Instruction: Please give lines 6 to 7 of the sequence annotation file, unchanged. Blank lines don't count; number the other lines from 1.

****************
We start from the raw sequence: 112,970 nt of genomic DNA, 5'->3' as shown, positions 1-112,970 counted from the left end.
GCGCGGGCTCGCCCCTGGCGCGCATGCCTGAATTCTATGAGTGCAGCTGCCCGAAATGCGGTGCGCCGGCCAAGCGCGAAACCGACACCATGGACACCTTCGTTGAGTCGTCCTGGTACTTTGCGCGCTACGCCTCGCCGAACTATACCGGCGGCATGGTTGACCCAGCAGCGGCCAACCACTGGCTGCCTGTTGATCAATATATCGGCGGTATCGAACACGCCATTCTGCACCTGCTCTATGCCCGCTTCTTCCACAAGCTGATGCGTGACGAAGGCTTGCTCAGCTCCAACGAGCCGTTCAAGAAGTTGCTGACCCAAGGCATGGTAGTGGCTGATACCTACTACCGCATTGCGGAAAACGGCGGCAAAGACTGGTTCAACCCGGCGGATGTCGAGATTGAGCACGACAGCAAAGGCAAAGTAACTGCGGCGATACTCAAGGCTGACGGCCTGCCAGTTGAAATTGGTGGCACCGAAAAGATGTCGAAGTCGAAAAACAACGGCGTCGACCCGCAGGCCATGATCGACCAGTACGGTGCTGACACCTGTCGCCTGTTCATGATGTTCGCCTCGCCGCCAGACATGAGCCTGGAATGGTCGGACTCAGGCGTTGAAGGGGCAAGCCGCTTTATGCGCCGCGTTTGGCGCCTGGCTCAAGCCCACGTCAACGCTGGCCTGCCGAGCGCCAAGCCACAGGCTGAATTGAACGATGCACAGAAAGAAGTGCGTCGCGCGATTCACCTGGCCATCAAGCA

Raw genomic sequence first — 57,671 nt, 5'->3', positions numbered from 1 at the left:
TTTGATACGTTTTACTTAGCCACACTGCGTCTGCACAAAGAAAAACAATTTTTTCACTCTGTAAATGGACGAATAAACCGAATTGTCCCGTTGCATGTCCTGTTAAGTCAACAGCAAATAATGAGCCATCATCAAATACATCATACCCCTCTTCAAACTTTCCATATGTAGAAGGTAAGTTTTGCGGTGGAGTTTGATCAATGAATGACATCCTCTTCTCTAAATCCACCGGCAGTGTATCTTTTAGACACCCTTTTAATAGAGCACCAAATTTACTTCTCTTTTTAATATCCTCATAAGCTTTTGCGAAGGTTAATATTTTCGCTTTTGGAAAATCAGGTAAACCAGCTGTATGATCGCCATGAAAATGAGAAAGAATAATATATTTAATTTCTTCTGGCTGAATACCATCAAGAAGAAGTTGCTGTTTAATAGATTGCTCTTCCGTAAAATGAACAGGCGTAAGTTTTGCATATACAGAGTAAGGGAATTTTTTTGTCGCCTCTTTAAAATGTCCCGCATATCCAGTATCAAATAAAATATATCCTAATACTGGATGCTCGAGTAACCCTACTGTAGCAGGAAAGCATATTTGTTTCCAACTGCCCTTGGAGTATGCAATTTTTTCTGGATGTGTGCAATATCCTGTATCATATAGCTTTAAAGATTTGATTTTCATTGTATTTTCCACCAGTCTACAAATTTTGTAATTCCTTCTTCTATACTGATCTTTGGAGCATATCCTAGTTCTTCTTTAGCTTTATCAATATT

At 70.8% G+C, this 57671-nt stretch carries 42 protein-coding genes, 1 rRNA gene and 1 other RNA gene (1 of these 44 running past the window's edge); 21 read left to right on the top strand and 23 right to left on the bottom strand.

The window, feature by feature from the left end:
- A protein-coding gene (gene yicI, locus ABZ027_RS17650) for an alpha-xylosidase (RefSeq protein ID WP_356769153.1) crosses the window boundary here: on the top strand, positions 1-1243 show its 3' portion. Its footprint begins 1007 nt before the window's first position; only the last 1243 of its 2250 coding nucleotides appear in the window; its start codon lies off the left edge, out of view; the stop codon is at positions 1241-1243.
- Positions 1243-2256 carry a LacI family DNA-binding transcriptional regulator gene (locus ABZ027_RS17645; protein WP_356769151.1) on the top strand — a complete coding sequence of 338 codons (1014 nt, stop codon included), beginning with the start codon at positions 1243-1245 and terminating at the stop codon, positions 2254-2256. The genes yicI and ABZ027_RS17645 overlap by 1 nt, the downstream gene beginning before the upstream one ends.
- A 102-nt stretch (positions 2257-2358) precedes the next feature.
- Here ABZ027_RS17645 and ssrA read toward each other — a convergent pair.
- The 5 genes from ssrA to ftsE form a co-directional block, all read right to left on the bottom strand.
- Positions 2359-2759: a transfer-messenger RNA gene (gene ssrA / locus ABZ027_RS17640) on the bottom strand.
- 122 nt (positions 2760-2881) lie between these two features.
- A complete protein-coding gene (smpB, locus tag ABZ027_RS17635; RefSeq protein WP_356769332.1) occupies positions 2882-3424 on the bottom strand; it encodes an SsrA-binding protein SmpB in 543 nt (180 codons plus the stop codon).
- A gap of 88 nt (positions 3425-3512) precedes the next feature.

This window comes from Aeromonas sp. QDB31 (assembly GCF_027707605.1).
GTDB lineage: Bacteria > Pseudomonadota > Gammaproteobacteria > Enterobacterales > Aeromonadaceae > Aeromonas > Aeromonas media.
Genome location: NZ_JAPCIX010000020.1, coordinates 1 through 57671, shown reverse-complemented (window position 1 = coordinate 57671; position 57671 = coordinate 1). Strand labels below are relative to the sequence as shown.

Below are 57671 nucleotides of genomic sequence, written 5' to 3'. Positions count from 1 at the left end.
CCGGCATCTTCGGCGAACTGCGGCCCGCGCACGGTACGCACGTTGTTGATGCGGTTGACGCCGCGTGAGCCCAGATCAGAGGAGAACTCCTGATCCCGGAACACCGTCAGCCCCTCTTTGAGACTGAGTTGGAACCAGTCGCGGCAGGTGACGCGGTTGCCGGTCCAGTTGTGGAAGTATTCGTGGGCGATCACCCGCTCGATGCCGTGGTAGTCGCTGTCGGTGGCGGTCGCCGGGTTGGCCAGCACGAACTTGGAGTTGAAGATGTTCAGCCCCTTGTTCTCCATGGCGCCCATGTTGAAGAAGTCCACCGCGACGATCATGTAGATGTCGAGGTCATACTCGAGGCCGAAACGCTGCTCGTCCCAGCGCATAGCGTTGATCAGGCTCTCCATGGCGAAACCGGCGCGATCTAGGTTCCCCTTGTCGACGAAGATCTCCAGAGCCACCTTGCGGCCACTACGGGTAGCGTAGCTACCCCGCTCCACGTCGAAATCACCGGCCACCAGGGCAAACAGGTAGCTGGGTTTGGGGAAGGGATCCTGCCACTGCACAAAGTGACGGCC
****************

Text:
The window, feature by feature from the left end:
- A protein-coding gene (gene yicI, locus ABZ027_RS17650) for an alpha-xylosidase (RefSeq protein ID WP_356769153.1) crosses the window boundary here: on the top strand, positions 1-1243 show its 3' portion. Its footprint begins 1007 nt before the window's first position; only the last 1243 of its 2250 coding nucleotides appear in the window; its start codon lies off the left edge, out of view; the stop codon is at positions 1241-1243.